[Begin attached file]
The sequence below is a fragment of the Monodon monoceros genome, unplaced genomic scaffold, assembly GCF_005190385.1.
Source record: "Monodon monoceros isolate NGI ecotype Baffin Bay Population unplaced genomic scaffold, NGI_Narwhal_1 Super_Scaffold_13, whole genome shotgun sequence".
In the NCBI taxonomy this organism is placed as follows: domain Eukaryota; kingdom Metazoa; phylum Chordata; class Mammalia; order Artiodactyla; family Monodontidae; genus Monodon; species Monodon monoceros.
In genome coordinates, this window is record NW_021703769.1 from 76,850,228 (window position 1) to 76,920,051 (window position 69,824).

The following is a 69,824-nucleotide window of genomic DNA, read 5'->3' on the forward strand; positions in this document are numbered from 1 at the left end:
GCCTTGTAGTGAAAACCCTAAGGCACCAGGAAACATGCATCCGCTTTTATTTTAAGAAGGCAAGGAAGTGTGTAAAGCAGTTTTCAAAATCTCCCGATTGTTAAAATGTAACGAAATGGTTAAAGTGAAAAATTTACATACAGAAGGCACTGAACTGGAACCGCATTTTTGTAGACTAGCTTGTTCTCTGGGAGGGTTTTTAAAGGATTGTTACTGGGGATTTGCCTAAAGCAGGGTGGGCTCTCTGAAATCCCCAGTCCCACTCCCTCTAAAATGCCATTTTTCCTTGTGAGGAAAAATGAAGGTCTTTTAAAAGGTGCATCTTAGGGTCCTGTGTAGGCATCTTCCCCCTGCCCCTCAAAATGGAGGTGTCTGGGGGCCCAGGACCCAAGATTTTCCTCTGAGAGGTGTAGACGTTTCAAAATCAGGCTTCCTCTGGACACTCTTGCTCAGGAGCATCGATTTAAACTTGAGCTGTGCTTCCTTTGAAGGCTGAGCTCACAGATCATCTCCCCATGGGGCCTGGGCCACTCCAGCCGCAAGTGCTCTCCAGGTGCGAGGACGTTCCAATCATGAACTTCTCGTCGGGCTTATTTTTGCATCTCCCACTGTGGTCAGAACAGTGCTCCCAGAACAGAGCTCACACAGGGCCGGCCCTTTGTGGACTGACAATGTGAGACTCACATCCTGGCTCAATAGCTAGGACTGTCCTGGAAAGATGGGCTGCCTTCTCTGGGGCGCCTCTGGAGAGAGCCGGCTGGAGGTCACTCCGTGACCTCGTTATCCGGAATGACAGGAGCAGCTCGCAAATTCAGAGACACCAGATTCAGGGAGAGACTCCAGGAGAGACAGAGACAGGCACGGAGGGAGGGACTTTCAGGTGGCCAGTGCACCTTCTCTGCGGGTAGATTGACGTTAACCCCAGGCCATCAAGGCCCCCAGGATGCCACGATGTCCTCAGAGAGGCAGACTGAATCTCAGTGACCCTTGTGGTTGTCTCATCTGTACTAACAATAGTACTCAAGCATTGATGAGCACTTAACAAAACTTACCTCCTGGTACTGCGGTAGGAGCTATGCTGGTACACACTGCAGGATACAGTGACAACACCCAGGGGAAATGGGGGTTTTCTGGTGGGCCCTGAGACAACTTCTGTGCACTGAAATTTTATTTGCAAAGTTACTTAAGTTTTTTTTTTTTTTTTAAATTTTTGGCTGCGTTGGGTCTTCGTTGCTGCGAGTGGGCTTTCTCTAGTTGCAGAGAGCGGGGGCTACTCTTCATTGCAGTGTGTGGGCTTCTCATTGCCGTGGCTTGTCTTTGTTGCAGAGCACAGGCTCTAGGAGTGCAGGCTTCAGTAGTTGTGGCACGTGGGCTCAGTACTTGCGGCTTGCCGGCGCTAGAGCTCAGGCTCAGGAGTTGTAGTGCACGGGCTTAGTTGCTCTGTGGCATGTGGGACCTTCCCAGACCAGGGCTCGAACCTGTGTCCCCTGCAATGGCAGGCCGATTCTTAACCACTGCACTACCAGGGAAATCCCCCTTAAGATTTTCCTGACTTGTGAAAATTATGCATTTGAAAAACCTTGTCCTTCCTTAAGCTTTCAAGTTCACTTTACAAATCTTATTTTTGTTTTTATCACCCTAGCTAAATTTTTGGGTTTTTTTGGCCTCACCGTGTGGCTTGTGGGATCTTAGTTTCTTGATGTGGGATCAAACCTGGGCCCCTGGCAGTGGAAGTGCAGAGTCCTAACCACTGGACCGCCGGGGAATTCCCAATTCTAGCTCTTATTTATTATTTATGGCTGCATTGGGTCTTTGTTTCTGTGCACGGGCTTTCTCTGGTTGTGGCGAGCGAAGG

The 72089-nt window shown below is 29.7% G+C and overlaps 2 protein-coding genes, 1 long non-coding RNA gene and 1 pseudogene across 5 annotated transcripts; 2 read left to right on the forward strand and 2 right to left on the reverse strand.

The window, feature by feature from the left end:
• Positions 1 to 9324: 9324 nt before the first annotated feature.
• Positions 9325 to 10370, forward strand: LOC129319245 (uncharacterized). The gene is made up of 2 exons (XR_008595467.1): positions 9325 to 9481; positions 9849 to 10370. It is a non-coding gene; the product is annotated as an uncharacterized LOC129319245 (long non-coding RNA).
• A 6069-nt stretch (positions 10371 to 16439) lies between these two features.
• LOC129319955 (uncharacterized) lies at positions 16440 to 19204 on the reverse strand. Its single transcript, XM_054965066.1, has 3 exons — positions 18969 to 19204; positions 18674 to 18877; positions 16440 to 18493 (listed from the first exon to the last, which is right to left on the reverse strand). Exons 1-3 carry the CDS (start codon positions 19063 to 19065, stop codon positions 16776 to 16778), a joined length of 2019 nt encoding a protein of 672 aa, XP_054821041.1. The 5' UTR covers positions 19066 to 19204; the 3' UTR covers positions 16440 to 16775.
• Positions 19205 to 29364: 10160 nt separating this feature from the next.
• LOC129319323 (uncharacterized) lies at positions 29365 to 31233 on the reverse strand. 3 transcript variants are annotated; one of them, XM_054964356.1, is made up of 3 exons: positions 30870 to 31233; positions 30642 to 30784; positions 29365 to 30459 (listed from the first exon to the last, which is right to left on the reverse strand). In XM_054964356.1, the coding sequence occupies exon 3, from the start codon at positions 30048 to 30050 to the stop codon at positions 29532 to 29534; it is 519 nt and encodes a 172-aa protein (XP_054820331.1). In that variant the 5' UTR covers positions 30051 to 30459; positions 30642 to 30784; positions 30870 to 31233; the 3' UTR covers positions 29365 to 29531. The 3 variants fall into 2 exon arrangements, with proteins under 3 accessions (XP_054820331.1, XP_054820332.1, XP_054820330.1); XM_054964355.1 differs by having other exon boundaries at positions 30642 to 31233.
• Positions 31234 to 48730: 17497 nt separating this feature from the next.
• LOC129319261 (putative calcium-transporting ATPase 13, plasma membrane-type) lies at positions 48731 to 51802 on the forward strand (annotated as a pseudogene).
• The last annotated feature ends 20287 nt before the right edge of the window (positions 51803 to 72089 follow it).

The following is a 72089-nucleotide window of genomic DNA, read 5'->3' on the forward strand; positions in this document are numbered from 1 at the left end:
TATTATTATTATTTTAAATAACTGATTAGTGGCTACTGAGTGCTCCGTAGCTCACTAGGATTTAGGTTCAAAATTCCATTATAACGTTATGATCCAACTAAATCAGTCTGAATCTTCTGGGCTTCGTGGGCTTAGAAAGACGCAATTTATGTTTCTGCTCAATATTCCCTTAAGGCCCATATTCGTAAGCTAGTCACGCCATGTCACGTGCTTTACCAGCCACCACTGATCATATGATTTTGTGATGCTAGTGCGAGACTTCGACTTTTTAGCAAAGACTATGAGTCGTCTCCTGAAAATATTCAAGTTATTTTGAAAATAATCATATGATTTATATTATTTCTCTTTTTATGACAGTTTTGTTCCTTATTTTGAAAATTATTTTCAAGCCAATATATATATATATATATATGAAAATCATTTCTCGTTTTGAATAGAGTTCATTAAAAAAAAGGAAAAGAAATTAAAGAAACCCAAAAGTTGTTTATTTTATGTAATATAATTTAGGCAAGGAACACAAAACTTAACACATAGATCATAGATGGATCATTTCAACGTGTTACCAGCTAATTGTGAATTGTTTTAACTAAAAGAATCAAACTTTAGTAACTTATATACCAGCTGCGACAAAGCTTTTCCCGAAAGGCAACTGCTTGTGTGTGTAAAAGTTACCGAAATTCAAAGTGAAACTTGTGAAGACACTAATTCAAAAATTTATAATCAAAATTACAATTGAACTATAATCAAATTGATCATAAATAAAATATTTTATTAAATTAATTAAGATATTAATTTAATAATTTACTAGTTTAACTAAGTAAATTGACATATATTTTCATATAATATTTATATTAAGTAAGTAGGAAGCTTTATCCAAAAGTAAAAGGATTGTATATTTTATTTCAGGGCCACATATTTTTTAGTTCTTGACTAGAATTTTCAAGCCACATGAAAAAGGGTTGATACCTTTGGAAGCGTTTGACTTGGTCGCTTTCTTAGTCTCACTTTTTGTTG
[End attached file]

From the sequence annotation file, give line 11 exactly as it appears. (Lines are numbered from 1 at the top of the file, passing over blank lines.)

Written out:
• A 6069-nt stretch (positions 10371 to 16439) lies between these two features.